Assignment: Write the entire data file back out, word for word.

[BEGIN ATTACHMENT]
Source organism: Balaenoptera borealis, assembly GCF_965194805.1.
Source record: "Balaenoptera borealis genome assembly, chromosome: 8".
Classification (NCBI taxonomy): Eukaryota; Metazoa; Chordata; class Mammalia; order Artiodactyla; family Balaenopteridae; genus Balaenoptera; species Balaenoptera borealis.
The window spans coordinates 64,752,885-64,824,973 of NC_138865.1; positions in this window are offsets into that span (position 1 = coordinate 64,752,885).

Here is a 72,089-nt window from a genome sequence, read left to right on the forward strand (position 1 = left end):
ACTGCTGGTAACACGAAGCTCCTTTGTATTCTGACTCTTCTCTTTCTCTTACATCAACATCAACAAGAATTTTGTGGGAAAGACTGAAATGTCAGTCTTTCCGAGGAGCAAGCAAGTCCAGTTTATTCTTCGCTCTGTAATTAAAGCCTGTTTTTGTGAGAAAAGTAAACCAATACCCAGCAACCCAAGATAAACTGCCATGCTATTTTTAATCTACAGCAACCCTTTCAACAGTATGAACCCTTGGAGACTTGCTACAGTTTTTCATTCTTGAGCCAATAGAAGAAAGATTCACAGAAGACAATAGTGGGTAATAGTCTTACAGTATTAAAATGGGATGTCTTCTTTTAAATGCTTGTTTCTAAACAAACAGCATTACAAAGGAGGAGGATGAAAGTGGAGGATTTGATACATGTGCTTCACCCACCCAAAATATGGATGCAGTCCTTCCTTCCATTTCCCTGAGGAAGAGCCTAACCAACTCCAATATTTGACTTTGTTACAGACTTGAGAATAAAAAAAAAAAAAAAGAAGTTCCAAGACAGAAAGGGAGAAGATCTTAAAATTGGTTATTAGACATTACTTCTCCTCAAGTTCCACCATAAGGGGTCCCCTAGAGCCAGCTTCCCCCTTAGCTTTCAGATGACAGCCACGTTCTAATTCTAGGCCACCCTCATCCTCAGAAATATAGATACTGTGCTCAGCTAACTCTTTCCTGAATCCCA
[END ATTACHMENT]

Source organism: Balaenoptera borealis, assembly GCF_965194805.1.
Source record: "Balaenoptera borealis genome assembly, chromosome: 8".
Classification (NCBI taxonomy): Eukaryota; Metazoa; Chordata; class Mammalia; order Artiodactyla; family Balaenopteridae; genus Balaenoptera; species Balaenoptera borealis.
The window spans coordinates 64,752,885-64,824,973 of NC_138865.1; positions in this window are offsets into that span (position 1 = coordinate 64,752,885).

Here is a 72,089-nt window from a genome sequence, read left to right on the forward strand (position 1 = left end):
ACTGCTGGTAACACGAAGCTCCTTTGTATTCTGACTCTTCTCTTTCTCTTACATCAACATCAACAAGAATTTTGTGGGAAAGACTGAAATGTCAGTCTTTCCGAGGAGCAAGCAAGTCCAGTTTATTCTTCGCTCTGTAATTAAAGCCTGTTTTTGTGAGAAAAGTAAACCAATACCCAGCAACCCAAGATAAACTGCCATGCTATTTTTAATCTACAGCAACCCTTTCAACAGTATGAACCCTTGGAGACTTGCTACAGTTTTTCATTCTTGAGCCAATAGAAGAAAGATTCACAGAAGACAATAGTGGGTAATAGTCTTACAGTATTAAAATGGGATGTCTTCTTTTAAATGCTTGTTTCTAAACAAACAGCATTACAAAGGAGGAGGATGAAAGTGGAGGATTTGATACATGTGCTTCACCCACCCAAAATATGGATGCAGTCCTTCCTTCCATTTCCCTGAGGAAGAGCCTAACCAACTCCAATATTTGACTTTGTTACAGACTTGAGAATAAAAAAAAAAAAAAAGAAGTTCCAAGACAGAAAGGGAGAAGATCTTAAAATTGGTTATTAGACATTACTTCTCCTCAAGTTCCACCATAAGGGGTCCCCTAGAGCCAGCTTCCCCCTTAGCTTTCAGATGACAGCCACGTTCTAATTCTAGGCCACCCTCATCCTCAGAAATATAGATACTGTGCTCAGCTAACTCTTTCCTGAATCCCA